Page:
We all discover things about our careers that we never expected going into a new job or field. Maybe we found things that excited us or made us thankful we chose that particular path. Or, maybe, there were things we wish didn’t come with the territory. As with any job, there were skills or characteristics of publicity that my undergraduate studies did not cover. Graduating college, I knew I wanted to be a public relations practitioner, but I wasn’t exactly sure what that looked like. There were many avenues I could pursue and it all felt a bit daunting.

If you don’t work in PR or the media, there can be some confusion about what PR professionals do. Do we appear with our clients on TV? No. Do we write for our clients? Sometimes. Is our goal to secure good media coverage for our clients? Yes. Most of our family members still don’t know exactly how to explain our jobs. In the same way, there are many things you don’t learn about PR until you’re actually working in the field. As I reflect back on what I learned in those four years and what I’ve learned since, here are a few things that I could only learn through on-the-job experience:

  1. We have influence, not control. Choice Media & Communications Founder Heather Adams taught me early in my career that although we can influence people and request they cover or include something, we ultimately don’t have final control over what is printed or aired. It’s our job to do everything possible to ensure things go positively. But, at the end of the day, we are not advertisers or marketers who can determine exactly what is said or when something will go live.
  2. Relationship is at the core of everything we do. I wanted to pursue public relations because I loved working with people. However, I’m not sure I understood how, quite literally, relationships are entwined in everything we do. Relationships with clients, relationships with media contacts, relationships with colleagues. All of these connections must be nurtured and successful for us to achieve our goals and the goals of our clients. What relationships are crucial to the success of your job?
  3. Those events are not as glamorous as they seem. Ask anyone on our team and they will tell you I love coordinating events. I am a logistics person, so I thrive in those settings. People often tell us “oh, you look like you’re going to all of these fun gatherings.” The truth is, when you’re working these events, you are consumed with logistics and making sure everything runs smoothly. Yes, they are fun, but generally, you are running around making sure your client or media are where they need to be.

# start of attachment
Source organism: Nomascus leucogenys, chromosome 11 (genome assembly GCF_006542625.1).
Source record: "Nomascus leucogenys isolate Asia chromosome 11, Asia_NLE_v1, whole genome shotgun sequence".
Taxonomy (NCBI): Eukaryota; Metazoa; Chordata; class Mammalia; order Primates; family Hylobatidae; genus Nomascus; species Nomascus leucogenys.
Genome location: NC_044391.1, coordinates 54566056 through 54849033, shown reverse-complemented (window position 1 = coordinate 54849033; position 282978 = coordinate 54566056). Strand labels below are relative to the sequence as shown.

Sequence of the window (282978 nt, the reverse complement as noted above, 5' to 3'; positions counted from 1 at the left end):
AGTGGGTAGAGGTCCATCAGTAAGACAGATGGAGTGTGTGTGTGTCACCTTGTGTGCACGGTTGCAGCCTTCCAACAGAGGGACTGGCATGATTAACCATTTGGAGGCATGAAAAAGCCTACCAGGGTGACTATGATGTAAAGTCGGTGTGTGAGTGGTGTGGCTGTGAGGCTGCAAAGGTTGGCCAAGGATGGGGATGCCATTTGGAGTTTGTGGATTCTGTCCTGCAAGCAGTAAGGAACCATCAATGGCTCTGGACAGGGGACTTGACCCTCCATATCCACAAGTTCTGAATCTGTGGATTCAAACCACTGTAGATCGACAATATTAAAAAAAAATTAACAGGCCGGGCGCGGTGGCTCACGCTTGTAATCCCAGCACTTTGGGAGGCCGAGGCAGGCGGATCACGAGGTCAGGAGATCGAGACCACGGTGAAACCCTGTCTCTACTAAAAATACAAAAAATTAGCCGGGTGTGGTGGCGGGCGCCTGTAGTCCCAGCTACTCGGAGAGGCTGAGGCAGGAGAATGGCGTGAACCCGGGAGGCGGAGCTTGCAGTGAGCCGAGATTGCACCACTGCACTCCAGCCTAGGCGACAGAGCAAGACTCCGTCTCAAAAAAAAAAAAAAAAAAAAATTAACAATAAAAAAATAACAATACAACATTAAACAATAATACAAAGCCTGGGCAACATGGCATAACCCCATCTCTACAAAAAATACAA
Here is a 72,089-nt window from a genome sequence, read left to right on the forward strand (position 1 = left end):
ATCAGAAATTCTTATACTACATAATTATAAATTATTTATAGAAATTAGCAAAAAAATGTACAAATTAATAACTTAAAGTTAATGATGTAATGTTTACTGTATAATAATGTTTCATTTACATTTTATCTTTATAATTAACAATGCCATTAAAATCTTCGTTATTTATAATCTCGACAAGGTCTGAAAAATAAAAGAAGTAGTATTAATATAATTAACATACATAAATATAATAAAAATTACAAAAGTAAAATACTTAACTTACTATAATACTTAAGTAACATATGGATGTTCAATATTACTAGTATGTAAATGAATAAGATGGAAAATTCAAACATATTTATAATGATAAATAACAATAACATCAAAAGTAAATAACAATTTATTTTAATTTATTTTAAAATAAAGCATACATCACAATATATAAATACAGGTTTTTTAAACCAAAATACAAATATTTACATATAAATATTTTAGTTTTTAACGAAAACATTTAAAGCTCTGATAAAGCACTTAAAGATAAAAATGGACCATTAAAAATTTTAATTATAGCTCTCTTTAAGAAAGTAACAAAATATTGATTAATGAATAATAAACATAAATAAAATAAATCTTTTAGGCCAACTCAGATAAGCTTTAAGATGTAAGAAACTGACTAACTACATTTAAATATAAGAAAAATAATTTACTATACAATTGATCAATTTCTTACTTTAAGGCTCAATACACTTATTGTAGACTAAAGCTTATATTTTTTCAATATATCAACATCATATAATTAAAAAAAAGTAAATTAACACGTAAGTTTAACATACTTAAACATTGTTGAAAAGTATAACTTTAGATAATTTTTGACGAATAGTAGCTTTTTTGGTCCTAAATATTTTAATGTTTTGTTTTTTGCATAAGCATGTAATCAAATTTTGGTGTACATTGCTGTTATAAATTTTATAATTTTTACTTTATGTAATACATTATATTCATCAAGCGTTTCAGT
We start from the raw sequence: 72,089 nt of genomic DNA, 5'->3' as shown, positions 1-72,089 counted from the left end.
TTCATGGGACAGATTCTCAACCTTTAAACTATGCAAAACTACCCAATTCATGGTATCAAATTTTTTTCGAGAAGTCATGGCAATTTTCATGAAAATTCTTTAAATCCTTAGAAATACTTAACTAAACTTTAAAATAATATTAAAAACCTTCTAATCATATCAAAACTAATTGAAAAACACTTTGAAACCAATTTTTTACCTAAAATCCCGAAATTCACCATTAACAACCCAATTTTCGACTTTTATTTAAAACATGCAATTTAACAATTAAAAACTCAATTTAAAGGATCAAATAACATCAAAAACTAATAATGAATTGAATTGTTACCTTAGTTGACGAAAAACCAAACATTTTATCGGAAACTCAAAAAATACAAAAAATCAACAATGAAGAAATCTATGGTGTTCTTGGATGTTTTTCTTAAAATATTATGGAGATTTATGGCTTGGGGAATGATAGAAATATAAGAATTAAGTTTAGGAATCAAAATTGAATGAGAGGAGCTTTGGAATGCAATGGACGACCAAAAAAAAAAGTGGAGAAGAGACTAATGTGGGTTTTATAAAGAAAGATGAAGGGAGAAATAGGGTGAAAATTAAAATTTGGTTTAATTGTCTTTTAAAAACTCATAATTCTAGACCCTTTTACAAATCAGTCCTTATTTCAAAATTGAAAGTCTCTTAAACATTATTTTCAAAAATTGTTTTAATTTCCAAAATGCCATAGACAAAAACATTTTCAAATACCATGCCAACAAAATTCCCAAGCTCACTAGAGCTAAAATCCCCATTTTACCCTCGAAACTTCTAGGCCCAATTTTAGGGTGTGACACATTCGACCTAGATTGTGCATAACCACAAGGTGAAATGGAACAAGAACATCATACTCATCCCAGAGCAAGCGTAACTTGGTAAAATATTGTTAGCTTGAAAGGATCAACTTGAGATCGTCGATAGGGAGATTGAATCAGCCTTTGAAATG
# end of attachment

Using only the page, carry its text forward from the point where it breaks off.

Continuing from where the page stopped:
4. Reading will help you be successful. If you keep up with the news cycle and understand what outlets are covering or what writers are discussing, you will be successful in PR. Many times, we will pitch clients as experts for certain news-of-the-day topics. If you don’t know what people are talking about, you can’t provide your client as a source. Knowing things like what column Redbook is running or what the 10:00a.m. hour of “TODAY” covers versus the 8:00a.m. hour will also help you be prepared. On another note, being a strong writer is one of the best tools you can have in your arsenal. By reading – books, magazines, journals, etc. – you’ll improve your writing.
  5. If there’s a project you believe in, make it known. If there’s a campaign you want to work on or a client you want to work with, make sure people know. Your boss will never understand your excitement or know you want to work on something if you don’t tell him or her. If they don’t assign you the project, at least you will know that it’s not because you didn’t express interest.

What has taken you by surprise in your career? What are new avenues you can explore and learn within your career? I challenge you to look for opportunities to learn new things and expand your skill set. There are always opportunities to grow. Sometimes, you just have to look for them.



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AUTHOR: Maggie Rheney